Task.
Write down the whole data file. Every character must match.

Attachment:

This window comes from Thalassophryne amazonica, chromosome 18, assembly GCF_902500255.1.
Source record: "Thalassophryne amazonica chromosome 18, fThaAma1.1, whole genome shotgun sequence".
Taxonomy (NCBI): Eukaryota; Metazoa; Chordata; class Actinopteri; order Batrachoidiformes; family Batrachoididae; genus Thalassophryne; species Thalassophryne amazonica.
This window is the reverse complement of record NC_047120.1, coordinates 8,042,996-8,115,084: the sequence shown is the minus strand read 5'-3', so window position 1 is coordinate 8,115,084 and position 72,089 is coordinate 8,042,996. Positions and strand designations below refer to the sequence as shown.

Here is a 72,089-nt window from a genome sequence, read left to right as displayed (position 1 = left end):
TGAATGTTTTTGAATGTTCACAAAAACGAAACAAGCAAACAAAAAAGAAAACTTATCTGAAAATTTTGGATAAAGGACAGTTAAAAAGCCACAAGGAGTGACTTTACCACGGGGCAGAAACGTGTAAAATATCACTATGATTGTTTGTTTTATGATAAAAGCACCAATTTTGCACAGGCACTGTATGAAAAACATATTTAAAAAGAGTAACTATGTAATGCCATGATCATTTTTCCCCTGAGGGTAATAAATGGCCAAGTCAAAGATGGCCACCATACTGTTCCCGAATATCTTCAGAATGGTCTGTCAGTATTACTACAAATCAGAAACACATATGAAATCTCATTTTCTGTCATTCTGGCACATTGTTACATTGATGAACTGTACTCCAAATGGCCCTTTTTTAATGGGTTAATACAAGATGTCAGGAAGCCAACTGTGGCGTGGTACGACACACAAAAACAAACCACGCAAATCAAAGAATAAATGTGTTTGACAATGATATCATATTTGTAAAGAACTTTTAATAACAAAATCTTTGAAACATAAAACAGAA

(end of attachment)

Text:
This window comes from Thalassophryne amazonica, chromosome 18, assembly GCF_902500255.1.
Source record: "Thalassophryne amazonica chromosome 18, fThaAma1.1, whole genome shotgun sequence".
Taxonomy (NCBI): Eukaryota; Metazoa; Chordata; class Actinopteri; order Batrachoidiformes; family Batrachoididae; genus Thalassophryne; species Thalassophryne amazonica.
This window is the reverse complement of record NC_047120.1, coordinates 8,042,996-8,115,084: the sequence shown is the minus strand read 5'-3', so window position 1 is coordinate 8,115,084 and position 72,089 is coordinate 8,042,996. Positions and strand designations below refer to the sequence as shown.

Here is a 72,089-nt window from a genome sequence, read left to right as displayed (position 1 = left end):
TGAATGTTTTTGAATGTTCACAAAAACGAAACAAGCAAACAAAAAAGAAAACTTATCTGAAAATTTTGGATAAAGGACAGTTAAAAAGCCACAAGGAGTGACTTTACCACGGGGCAGAAACGTGTAAAATATCACTATGATTGTTTGTTTTATGATAAAAGCACCAATTTTGCACAGGCACTGTATGAAAAACATATTTAAAAAGAGTAACTATGTAATGCCATGATCATTTTTCCCCTGAGGGTAATAAATGGCCAAGTCAAAGATGGCCACCATACTGTTCCCGAATATCTTCAGAATGGTCTGTCAGTATTACTACAAATCAGAAACACATATGAAATCTCATTTTCTGTCATTCTGGCACATTGTTACATTGATGAACTGTACTCCAAATGGCCCTTTTTTAATGGGTTAATACAAGATGTCAGGAAGCCAACTGTGGCGTGGTACGACACACAAAAACAAACCACGCAAATCAAAGAATAAATGTGTTTGACAATGATATCATATTTGTAAAGAACTTTTAATAACAAAATCTTTGAAACATAAAACAGAA